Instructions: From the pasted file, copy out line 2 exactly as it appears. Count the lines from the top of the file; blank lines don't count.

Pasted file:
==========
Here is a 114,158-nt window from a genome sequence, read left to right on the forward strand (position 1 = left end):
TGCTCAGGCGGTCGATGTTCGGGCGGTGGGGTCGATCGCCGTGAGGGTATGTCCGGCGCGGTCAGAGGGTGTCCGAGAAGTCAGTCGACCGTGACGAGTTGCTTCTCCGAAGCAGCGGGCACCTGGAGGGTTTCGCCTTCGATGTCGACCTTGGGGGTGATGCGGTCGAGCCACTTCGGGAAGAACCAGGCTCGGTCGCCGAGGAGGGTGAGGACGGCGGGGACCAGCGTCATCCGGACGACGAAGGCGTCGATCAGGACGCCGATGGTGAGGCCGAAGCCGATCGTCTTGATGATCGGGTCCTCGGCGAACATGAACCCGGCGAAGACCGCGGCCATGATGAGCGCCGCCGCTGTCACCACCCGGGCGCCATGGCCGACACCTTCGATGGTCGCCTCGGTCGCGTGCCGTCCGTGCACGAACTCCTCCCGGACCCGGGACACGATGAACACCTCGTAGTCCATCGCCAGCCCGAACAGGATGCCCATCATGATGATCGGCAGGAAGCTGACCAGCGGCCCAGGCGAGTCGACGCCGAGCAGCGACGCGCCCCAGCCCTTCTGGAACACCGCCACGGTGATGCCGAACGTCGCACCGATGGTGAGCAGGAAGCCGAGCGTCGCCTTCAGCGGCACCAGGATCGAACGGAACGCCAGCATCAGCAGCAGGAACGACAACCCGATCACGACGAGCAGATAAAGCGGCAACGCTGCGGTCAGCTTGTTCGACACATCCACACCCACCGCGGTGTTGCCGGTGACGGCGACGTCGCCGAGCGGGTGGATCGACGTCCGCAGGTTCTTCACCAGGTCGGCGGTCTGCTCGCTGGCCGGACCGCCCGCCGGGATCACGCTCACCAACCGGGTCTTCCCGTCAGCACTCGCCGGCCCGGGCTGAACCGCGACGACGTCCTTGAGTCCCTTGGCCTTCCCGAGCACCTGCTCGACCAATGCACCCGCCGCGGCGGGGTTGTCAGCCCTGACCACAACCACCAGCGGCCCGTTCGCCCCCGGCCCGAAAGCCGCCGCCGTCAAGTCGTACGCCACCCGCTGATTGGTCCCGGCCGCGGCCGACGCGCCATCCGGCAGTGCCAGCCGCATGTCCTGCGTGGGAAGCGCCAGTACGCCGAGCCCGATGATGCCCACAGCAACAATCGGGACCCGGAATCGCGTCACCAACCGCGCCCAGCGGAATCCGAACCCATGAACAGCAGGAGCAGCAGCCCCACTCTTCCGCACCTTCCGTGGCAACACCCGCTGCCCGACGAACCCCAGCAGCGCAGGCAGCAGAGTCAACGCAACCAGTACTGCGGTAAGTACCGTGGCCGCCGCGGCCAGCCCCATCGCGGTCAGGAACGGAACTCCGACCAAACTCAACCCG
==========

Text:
TGCTCAGGCGGTCGATGTTCGGGCGGTGGGGTCGATCGCCGTGAGGGTATGTCCGGCGCGGTCAGAGGGTGTCCGAGAAGTCAGTCGACCGTGACGAGTTGCTTCTCCGAAGCAGCGGGCACCTGGAGGGTTTCGCCTTCGATGTCGACCTTGGGGGTGATGCGGTCGAGCCACTTCGGGAAGAACCAGGCTCGGTCGCCGAGGAGGGTGAGGACGGCGGGGACCAGCGTCATCCGGACGACGAAGGCGTCGATCAGGACGCCGATGGTGAGGCCGAAGCCGATCGTCTTGATGATCGGGTCCTCGGCGAACATGAACCCGGCGAAGACCGCGGCCATGATGAGCGCCGCCGCTGTCACCACCCGGGCGCCATGGCCGACACCTTCGATGGTCGCCTCGGTCGCGTGCCGTCCGTGCACGAACTCCTCCCGGACCCGGGACACGATGAACACCTCGTAGTCCATCGCCAGCCCGAACAGGATGCCCATCATGATGATCGGCAGGAAGCTGACCAGCGGCCCAGGCGAGTCGACGCCGAGCAGCGACGCGCCCCAGCCCTTCTGGAACACCGCCACGGTGATGCCGAACGTCGCACCGATGGTGAGCAGGAAGCCGAGCGTCGCCTTCAGCGGCACCAGGATCGAACGGAACGCCAGCATCAGCAGCAGGAACGACAACCCGATCACGACGAGCAGATAAAGCGGCAACGCTGCGGTCAGCTTGTTCGACACATCCACACCCACCGCGGTGTTGCCGGTGACGGCGACGTCGCCGAGCGGGTGGATCGACGTCCGCAGGTTCTTCACCAGGTCGGCGGTCTGCTCGCTGGCCGGACCGCCCGCCGGGATCACGCTCACCAACCGGGTCTTCCCGTCAGCACTCGCCGGCCCGGGCTGAACCGCGACGACGTCCTTGAGTCCCTTGGCCTTCCCGAGCACCTGCTCGACCAATGCACCCGCCGCGGCGGGGTTGTCAGCCCTGACCACAACCACCAGCGGCCCGTTCGCCCCCGGCCCGAAAGCCGCCGCCGTCAAGTCGTACGCCACCCGCTGATTGGTCCCGGCCGCGGCCGACGCGCCATCCGGCAGTGCCAGCCGCATGTCCTGCGTGGGAAGCGCCAGTACGCCGAGCCCGATGATGCCCACAGCAACAATCGGGACCCGGAATCGCGTCACCAACCGCGCCCAGCGGAATCCGAACCCATGAACAGCAGGAGCAGCAGCCCCACTCTTCCGCACCTTCCGTGGCAACACCCGCTGCCCGACGAACCCCAGCAGCGCAGGCAGCAGAGTCAACGCAACCAGTACTGCGGTAAGTACCGTGGCCGCCGCGGCCAGCCCCATCGCGGTCAGGAACGGAACTCCGACCAAACTCAACCCG